The Michigan Wolverines could have used an extra big play or two on New Year's Day from senior Denard Robinson.
Although he broke loose for a 15-yard run and rang up 100 yards on 23 carries, Robinson couldn't single-handily vault the 18th-ranked Wolverines past the 10th-ranked South Carolina Gamecocks in the 2013 Outback Bowl.
Maybe it was the caliber of competition, or maybe it was the fact that Michigan offensive coordinator Al Borges once again failed Shoelace, making it nearly impossible for him to utilize his speed and do what he does best.
The back-and-forth, 33-28 loss to The Old Ball Coach's boys has to leave a sour taste in Robinson's mouth. Deep down, he has to know that he could have changed his team's fate had he been used correctly.
Robinson won't speak out against the coaching staff. No, he's not that type of guy.
But others will, and they should.
Watching Robinson flounder and take hit after hit was discouraging. He needed to be let loose, but instead he was held hostage by timid play calling that kept him running into brick walls wearing South Carolina football jerseys.
Did Michigan OC Al Borges properly utilize Denard Robinson in the Outback Bowl?
Had Michigan catered to Robinson's strengths, a win would have been possible. Losing by five points to a quality SEC team is nothing to discount. But just one electrifying play, and one final shot down the field from Robinson would have made the difference.
It's not his fault, though. He did what he was instructed to do, whether or not it was the right move on Borges' part.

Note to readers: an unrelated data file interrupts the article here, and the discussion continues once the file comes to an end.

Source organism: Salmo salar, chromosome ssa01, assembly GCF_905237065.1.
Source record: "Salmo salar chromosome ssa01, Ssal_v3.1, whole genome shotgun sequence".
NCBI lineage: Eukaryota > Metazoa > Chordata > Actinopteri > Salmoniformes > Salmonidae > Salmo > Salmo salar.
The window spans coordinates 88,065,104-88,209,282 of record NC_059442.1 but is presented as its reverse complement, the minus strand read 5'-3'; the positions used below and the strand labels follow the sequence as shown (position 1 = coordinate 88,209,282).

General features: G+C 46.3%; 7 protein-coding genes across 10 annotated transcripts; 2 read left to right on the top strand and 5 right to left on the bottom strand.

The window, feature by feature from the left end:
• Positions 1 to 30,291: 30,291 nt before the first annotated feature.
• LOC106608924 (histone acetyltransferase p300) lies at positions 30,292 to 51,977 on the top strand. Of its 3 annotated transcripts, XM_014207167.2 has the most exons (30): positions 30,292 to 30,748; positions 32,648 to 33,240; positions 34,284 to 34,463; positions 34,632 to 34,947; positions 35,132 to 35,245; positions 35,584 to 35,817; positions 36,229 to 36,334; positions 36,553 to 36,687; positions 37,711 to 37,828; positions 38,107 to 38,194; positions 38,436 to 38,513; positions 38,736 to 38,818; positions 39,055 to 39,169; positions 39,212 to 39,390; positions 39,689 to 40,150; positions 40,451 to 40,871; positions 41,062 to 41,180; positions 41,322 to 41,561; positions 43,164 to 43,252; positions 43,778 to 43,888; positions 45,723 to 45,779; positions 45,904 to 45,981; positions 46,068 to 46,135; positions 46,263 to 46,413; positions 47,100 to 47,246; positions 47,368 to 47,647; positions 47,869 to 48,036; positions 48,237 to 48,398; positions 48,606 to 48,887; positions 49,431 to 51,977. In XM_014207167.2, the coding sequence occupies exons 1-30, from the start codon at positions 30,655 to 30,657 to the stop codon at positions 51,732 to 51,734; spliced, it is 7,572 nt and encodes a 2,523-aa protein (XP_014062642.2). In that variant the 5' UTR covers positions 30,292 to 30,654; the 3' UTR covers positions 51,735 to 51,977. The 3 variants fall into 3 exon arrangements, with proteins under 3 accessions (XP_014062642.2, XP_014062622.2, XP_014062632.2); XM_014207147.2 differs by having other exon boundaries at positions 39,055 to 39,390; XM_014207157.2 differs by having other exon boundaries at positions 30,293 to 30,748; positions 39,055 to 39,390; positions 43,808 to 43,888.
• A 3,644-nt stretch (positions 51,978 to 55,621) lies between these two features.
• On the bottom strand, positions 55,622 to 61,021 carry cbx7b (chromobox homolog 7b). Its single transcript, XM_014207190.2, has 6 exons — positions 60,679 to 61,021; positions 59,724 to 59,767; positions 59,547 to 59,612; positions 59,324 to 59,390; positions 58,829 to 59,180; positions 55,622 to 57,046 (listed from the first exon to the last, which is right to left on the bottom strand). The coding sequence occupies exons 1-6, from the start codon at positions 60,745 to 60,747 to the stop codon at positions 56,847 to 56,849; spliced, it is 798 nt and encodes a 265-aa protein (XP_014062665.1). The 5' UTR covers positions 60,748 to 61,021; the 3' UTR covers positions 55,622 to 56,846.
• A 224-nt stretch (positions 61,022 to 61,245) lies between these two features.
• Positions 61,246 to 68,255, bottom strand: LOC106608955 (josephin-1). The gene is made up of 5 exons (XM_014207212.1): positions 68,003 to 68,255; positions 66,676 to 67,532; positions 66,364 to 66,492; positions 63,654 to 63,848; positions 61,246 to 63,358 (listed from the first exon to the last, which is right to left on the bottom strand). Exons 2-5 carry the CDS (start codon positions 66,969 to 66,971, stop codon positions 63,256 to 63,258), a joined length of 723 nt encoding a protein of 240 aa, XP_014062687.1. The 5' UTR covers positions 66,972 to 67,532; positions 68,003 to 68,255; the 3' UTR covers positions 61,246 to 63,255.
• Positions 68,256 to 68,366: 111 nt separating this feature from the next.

Using Robinson as Devin Gardner's primary blocker was a cruel joke and horrid way for Robinson to end his college career. Getting in front of Gamecocks stud defensive end Jadeveon Clowney is a task for 6'5", 330-pound linemen. At 6'0" and 197 pounds, Robinson was a sheet of paper waiting to be torn to shreds by a bull.
That didn't benefit Michigan, and it certainly wasn't ideal for Robinson, who's been nursing a nerve-damaged right elbow the past two months. Blocking guys like Clowney isn't conducive to healing.
In the third quarter, Michigan chose to run Robinson out of the Pistol formation. As one of three backs, Robinson was led to the short side of the field by a handful of Wolverines.
What was wrong with that picture?
Robinson hadn't been manhandled much by South Carolina's defense at that point. He was likely ready for a few crushing tackles. But why did Borges insist on throwing Robinson into an area where making a play would have been impossible?
Sure, he can juke his way out of a phone booth, but even guys like Robinson need space to create. Using the left side of the field would have likely resulted in a sizable gain. He's effective when he has room to run.
Again, that's not groundbreaking football genius at work. That's common sense.
Robinson Plays the Role of Sitting Duck
Robinson's arm wasn't 100 percent healthy. Michigan knew it, and so did South Carolina.
The Gamecocks weren't facing the real-deal Shoelace, just a watered-down version incapable of displaying its entire skill set. But despite all of that, Robinson was still a player of interest for Gamecocks head coach Steve Spurrier.